Mudslides Often Occur After Wildfires

Mudslides often sweep through mountainous regions like those in San Bernardino County after wildfires burn away vegetation that normally would shore up steep terrain and absorb storm runoff.


SAN BERNARDINO, Calif. (AP) -- Mudslides often sweep through mountainous regions like those in San Bernardino County after wildfires burn away vegetation that normally would shore up steep terrain and absorb storm runoff.

A blaze burns off layers of twigs, leaves and moss, leaving vast areas of top soil exposed and coated in a waxy resin usually locked in the forest debris.

As a result, the ground is more susceptible to erosion and will retain much less water when the rainy season arrives, sending sheets of storm water racing toward the valleys below.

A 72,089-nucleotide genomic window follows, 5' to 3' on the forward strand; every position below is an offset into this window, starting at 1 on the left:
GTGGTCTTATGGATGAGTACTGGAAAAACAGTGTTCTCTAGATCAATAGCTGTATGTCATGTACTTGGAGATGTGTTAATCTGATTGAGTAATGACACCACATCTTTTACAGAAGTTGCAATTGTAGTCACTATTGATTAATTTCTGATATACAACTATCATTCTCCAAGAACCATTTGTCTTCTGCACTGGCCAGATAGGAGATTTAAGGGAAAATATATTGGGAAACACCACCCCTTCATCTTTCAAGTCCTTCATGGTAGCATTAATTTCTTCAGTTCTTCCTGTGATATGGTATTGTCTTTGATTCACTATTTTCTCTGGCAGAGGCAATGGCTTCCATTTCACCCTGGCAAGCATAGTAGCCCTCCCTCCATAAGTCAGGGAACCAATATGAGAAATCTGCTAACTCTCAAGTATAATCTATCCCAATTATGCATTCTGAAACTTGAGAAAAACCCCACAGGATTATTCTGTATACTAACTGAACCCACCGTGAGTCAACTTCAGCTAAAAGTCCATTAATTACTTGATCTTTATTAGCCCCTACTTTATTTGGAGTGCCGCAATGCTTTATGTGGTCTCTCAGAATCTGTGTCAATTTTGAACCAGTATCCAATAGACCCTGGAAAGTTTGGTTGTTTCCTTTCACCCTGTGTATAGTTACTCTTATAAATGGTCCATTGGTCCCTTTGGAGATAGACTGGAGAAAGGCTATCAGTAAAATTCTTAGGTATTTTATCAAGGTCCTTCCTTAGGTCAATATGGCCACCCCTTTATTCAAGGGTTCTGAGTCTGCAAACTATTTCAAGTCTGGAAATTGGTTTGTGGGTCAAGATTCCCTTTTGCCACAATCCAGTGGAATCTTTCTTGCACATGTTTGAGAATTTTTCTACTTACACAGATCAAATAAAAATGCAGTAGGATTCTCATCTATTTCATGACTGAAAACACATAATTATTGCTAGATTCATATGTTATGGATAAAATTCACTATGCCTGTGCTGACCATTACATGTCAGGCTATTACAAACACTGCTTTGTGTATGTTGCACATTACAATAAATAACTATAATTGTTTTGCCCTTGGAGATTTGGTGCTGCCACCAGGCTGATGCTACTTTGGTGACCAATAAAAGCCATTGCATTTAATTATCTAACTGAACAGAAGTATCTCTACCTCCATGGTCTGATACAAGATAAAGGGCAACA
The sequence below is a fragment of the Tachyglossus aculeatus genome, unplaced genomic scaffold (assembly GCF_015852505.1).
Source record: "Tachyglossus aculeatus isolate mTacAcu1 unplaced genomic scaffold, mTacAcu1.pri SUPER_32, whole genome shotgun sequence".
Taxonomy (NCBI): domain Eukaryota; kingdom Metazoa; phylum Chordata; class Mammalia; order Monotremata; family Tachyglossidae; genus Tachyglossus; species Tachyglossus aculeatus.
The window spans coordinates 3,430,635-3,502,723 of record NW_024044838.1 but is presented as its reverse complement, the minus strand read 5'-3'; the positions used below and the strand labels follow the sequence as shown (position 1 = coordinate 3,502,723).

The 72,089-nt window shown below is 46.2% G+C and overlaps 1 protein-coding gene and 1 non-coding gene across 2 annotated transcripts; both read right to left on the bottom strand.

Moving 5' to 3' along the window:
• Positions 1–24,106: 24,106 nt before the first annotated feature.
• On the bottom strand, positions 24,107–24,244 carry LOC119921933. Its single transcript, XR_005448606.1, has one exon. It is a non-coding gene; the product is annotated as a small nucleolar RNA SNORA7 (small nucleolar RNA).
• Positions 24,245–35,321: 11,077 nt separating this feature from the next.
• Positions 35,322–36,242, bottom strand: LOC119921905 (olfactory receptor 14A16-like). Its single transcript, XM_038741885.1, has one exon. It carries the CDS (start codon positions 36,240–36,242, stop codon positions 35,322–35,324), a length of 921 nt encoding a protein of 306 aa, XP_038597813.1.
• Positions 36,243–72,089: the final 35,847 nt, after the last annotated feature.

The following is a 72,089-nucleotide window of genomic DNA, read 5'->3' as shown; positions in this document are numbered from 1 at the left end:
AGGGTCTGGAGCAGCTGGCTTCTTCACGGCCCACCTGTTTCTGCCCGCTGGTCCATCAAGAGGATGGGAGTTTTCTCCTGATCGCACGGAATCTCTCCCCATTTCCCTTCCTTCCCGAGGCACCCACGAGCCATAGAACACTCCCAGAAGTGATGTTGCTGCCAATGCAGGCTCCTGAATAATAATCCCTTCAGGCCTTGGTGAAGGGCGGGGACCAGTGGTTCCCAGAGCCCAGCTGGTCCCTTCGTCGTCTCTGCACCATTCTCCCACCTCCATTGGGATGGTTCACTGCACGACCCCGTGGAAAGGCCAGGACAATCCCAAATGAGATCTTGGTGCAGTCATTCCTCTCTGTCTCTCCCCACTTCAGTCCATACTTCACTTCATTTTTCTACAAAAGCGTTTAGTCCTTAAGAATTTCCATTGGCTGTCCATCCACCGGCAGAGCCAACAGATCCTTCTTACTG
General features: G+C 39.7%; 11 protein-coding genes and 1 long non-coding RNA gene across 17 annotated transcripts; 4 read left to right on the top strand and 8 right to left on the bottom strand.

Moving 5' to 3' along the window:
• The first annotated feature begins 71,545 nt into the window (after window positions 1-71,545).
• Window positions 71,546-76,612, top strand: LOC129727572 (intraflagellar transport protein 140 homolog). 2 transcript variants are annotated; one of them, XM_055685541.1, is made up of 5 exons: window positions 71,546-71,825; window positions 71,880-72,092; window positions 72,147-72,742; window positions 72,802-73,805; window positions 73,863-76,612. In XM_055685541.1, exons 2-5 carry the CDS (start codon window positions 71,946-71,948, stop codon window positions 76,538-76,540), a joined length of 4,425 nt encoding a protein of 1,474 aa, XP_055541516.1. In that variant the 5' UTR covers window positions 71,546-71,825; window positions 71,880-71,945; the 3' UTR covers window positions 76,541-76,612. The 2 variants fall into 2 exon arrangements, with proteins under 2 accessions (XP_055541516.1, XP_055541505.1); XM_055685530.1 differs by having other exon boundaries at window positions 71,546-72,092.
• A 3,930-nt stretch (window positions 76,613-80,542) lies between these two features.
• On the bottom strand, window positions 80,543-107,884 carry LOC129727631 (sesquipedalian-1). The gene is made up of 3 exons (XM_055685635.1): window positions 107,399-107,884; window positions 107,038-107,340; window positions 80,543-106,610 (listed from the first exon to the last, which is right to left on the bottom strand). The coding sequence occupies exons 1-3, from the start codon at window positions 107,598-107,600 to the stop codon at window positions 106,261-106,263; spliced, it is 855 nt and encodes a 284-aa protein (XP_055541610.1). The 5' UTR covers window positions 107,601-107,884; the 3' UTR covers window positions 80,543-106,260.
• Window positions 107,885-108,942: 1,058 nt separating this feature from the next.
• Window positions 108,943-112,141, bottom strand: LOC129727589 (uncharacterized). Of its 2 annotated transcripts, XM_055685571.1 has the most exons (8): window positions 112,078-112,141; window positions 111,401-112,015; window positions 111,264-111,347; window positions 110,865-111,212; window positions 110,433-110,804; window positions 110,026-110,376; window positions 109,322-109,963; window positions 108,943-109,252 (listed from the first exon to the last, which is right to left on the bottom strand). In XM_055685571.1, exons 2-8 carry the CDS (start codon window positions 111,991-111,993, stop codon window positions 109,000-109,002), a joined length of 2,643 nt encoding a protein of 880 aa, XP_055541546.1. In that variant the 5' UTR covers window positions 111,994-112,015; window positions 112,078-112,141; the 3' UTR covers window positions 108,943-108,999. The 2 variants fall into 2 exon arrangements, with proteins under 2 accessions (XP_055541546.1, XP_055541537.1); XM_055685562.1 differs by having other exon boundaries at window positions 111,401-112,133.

Those factors were at work Thursday when a drenching winter storm triggered a deadly avalanche of mud and rocks. The mudslides overran a youth camp in Waterman Canyon and a trailer park in Devore, both of which are in the San Bernardino Mountains and about 60 miles east of Los Angeles.

The range was hit hard by deadly Southern California wildfires that burned nearly 750,000 acres last October and November and destroyed more than 3,500 homes. Much of Waterman Canyon was scorched in a fire that consumed 91,000 acres, destroyed nearly 1,000 homes and killed four people.

Many Southern California mountains are particularly susceptible to the fire-flood cycle because their soil is less stable than, for example, the granite-anchored slopes of the Sierra Nevadas.

After the fires, authorities worked to stabilize denuded slopes and identify areas in danger of flooding and mudslides, using straw mulch or berms to retain water and soil and barriers such as sandbags and fallen trees to channel debris into waterways.